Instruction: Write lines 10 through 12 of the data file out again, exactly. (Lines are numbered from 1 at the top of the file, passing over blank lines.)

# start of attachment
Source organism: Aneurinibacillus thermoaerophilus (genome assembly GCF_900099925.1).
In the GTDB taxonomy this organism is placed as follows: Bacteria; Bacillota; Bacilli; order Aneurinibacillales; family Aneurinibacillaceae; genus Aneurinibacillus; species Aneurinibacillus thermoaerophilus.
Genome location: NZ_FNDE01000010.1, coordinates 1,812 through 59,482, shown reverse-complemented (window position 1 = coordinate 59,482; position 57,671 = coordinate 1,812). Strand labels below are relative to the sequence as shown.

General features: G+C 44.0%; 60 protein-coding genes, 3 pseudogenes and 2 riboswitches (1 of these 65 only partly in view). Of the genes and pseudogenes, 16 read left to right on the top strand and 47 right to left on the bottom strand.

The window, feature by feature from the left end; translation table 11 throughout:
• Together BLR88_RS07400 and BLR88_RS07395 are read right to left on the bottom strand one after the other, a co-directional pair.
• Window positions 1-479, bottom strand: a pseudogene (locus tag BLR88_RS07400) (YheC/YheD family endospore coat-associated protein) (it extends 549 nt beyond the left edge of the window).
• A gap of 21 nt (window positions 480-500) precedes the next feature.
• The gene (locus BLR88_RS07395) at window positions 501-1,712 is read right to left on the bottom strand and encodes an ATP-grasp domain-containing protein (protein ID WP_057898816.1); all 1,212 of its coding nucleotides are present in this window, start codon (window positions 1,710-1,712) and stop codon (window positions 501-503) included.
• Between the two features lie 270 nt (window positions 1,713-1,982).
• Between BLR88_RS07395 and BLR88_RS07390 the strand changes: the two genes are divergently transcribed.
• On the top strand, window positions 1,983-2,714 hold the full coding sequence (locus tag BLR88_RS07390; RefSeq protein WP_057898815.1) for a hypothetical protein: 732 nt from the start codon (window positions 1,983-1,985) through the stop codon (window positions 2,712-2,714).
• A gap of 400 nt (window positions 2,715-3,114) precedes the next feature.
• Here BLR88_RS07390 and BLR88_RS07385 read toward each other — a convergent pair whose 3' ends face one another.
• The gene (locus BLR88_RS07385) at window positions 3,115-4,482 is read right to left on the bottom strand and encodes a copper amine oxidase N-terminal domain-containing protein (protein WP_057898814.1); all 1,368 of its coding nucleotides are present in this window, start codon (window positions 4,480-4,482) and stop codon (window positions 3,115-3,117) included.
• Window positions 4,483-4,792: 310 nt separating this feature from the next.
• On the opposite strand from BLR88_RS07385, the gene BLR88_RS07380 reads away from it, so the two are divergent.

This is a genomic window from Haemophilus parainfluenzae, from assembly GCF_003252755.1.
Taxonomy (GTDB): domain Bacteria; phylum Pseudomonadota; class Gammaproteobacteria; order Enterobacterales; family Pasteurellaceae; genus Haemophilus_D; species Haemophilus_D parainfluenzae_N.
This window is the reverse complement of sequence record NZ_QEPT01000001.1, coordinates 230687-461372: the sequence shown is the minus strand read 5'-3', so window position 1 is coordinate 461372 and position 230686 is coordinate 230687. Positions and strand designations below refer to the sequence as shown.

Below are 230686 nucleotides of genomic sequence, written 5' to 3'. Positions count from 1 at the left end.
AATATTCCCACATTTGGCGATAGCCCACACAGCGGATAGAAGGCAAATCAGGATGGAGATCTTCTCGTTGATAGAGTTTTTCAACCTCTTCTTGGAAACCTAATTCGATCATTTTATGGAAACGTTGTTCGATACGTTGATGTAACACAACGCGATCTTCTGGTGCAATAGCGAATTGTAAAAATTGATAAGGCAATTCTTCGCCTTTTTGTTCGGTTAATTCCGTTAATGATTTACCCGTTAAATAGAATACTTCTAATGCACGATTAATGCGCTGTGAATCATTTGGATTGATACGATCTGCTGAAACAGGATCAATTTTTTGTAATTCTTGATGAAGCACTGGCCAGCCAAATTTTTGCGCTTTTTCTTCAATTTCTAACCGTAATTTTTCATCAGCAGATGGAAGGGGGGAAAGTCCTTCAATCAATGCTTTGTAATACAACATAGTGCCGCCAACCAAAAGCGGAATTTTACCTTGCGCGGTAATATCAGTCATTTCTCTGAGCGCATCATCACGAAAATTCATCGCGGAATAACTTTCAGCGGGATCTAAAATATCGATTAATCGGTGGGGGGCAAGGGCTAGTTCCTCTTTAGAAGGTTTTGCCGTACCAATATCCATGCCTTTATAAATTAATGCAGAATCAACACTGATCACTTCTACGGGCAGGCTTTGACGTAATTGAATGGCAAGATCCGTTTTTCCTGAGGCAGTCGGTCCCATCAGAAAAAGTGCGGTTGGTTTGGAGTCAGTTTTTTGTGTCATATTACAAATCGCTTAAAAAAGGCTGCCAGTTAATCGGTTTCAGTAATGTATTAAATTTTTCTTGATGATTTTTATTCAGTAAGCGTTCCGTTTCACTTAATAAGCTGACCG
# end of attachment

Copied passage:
• Between the two features lie 270 nt (window positions 1,713-1,982).
• Between BLR88_RS07395 and BLR88_RS07390 the strand changes: the two genes are divergently transcribed.
• On the top strand, window positions 1,983-2,714 hold the full coding sequence (locus tag BLR88_RS07390; RefSeq protein WP_057898815.1) for a hypothetical protein: 732 nt from the start codon (window positions 1,983-1,985) through the stop codon (window positions 2,712-2,714).